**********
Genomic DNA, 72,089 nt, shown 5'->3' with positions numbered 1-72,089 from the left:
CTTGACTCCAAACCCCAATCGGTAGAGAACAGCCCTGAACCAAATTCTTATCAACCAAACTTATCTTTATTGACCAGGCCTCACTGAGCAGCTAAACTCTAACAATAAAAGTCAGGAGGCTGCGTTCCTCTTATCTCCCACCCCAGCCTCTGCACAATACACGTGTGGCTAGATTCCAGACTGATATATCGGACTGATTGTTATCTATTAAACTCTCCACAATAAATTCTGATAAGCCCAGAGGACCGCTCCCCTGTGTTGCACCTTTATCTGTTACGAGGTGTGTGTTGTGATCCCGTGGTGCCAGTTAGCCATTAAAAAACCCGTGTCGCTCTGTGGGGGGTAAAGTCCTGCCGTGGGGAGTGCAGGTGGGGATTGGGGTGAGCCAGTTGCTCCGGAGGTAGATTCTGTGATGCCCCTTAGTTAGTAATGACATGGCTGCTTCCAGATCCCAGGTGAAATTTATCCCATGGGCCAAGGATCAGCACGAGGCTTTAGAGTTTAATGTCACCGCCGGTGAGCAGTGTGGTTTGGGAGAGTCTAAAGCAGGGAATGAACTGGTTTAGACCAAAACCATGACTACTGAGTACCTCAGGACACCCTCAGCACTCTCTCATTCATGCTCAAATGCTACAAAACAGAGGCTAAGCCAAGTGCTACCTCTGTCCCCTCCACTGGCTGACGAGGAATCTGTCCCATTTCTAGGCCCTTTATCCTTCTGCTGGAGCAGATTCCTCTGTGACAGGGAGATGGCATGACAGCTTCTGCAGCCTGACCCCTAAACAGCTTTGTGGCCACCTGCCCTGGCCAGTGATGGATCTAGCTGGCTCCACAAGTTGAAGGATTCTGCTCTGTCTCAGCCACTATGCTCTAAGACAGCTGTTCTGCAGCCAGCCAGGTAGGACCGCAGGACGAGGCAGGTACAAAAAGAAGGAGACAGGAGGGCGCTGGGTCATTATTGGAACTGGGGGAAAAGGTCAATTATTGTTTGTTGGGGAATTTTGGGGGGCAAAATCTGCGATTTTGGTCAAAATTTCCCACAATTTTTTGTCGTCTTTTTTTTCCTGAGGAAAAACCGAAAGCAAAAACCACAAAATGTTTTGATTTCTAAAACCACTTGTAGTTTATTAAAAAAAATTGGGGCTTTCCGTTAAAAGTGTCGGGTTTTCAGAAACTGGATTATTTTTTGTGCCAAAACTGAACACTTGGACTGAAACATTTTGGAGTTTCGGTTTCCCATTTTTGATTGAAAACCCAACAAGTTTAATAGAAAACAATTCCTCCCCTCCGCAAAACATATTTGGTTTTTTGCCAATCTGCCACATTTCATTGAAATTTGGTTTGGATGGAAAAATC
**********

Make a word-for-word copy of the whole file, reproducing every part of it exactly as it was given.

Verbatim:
Genomic DNA, 72,089 nt, shown 5'->3' with positions numbered 1-72,089 from the left:
CTTGACTCCAAACCCCAATCGGTAGAGAACAGCCCTGAACCAAATTCTTATCAACCAAACTTATCTTTATTGACCAGGCCTCACTGAGCAGCTAAACTCTAACAATAAAAGTCAGGAGGCTGCGTTCCTCTTATCTCCCACCCCAGCCTCTGCACAATACACGTGTGGCTAGATTCCAGACTGATATATCGGACTGATTGTTATCTATTAAACTCTCCACAATAAATTCTGATAAGCCCAGAGGACCGCTCCCCTGTGTTGCACCTTTATCTGTTACGAGGTGTGTGTTGTGATCCCGTGGTGCCAGTTAGCCATTAAAAAACCCGTGTCGCTCTGTGGGGGGTAAAGTCCTGCCGTGGGGAGTGCAGGTGGGGATTGGGGTGAGCCAGTTGCTCCGGAGGTAGATTCTGTGATGCCCCTTAGTTAGTAATGACATGGCTGCTTCCAGATCCCAGGTGAAATTTATCCCATGGGCCAAGGATCAGCACGAGGCTTTAGAGTTTAATGTCACCGCCGGTGAGCAGTGTGGTTTGGGAGAGTCTAAAGCAGGGAATGAACTGGTTTAGACCAAAACCATGACTACTGAGTACCTCAGGACACCCTCAGCACTCTCTCATTCATGCTCAAATGCTACAAAACAGAGGCTAAGCCAAGTGCTACCTCTGTCCCCTCCACTGGCTGACGAGGAATCTGTCCCATTTCTAGGCCCTTTATCCTTCTGCTGGAGCAGATTCCTCTGTGACAGGGAGATGGCATGACAGCTTCTGCAGCCTGACCCCTAAACAGCTTTGTGGCCACCTGCCCTGGCCAGTGATGGATCTAGCTGGCTCCACAAGTTGAAGGATTCTGCTCTGTCTCAGCCACTATGCTCTAAGACAGCTGTTCTGCAGCCAGCCAGGTAGGACCGCAGGACGAGGCAGGTACAAAAAGAAGGAGACAGGAGGGCGCTGGGTCATTATTGGAACTGGGGGAAAAGGTCAATTATTGTTTGTTGGGGAATTTTGGGGGGCAAAATCTGCGATTTTGGTCAAAATTTCCCACAATTTTTTGTCGTCTTTTTTTTCCTGAGGAAAAACCGAAAGCAAAAACCACAAAATGTTTTGATTTCTAAAACCACTTGTAGTTTATTAAAAAAAATTGGGGCTTTCCGTTAAAAGTGTCGGGTTTTCAGAAACTGGATTATTTTTTGTGCCAAAACTGAACACTTGGACTGAAACATTTTGGAGTTTCGGTTTCCCATTTTTGATTGAAAACCCAACAAGTTTAATAGAAAACAATTCCTCCCCTCCGCAAAACATATTTGGTTTTTTGCCAATCTGCCACATTTCATTGAAATTTGGTTTGGATGGAAAAATC